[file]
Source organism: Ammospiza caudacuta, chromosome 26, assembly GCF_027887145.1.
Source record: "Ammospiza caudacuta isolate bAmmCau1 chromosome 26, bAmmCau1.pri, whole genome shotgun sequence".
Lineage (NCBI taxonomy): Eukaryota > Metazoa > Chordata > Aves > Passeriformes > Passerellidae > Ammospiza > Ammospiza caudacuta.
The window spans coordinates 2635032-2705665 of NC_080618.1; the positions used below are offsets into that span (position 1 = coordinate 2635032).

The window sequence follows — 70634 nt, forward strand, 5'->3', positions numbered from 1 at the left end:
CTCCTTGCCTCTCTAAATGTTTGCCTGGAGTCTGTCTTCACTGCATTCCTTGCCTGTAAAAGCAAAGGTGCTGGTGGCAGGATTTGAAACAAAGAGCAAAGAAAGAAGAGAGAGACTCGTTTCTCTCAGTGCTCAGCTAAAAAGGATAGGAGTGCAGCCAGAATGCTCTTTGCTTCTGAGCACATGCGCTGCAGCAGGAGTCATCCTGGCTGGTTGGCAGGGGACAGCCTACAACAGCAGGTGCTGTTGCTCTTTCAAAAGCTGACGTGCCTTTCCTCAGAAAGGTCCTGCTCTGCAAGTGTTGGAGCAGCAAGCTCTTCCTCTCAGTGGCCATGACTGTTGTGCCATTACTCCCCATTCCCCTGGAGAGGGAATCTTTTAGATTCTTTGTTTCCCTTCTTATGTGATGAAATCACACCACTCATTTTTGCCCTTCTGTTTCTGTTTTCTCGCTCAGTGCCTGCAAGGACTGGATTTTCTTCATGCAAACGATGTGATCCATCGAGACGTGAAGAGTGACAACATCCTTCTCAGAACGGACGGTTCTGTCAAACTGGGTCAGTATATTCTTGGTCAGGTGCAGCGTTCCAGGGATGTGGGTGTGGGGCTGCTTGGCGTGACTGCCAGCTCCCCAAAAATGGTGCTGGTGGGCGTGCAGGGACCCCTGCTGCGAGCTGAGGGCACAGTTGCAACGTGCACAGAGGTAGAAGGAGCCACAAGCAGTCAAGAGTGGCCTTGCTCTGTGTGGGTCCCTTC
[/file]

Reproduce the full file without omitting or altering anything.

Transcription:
Source organism: Ammospiza caudacuta, chromosome 26, assembly GCF_027887145.1.
Source record: "Ammospiza caudacuta isolate bAmmCau1 chromosome 26, bAmmCau1.pri, whole genome shotgun sequence".
Lineage (NCBI taxonomy): Eukaryota > Metazoa > Chordata > Aves > Passeriformes > Passerellidae > Ammospiza > Ammospiza caudacuta.
The window spans coordinates 2635032-2705665 of NC_080618.1; the positions used below are offsets into that span (position 1 = coordinate 2635032).

The window sequence follows — 70634 nt, forward strand, 5'->3', positions numbered from 1 at the left end:
CTCCTTGCCTCTCTAAATGTTTGCCTGGAGTCTGTCTTCACTGCATTCCTTGCCTGTAAAAGCAAAGGTGCTGGTGGCAGGATTTGAAACAAAGAGCAAAGAAAGAAGAGAGAGACTCGTTTCTCTCAGTGCTCAGCTAAAAAGGATAGGAGTGCAGCCAGAATGCTCTTTGCTTCTGAGCACATGCGCTGCAGCAGGAGTCATCCTGGCTGGTTGGCAGGGGACAGCCTACAACAGCAGGTGCTGTTGCTCTTTCAAAAGCTGACGTGCCTTTCCTCAGAAAGGTCCTGCTCTGCAAGTGTTGGAGCAGCAAGCTCTTCCTCTCAGTGGCCATGACTGTTGTGCCATTACTCCCCATTCCCCTGGAGAGGGAATCTTTTAGATTCTTTGTTTCCCTTCTTATGTGATGAAATCACACCACTCATTTTTGCCCTTCTGTTTCTGTTTTCTCGCTCAGTGCCTGCAAGGACTGGATTTTCTTCATGCAAACGATGTGATCCATCGAGACGTGAAGAGTGACAACATCCTTCTCAGAACGGACGGTTCTGTCAAACTGGGTCAGTATATTCTTGGTCAGGTGCAGCGTTCCAGGGATGTGGGTGTGGGGCTGCTTGGCGTGACTGCCAGCTCCCCAAAAATGGTGCTGGTGGGCGTGCAGGGACCCCTGCTGCGAGCTGAGGGCACAGTTGCAACGTGCACAGAGGTAGAAGGAGCCACAAGCAGTCAAGAGTGGCCTTGCTCTGTGTGGGTCCCTTC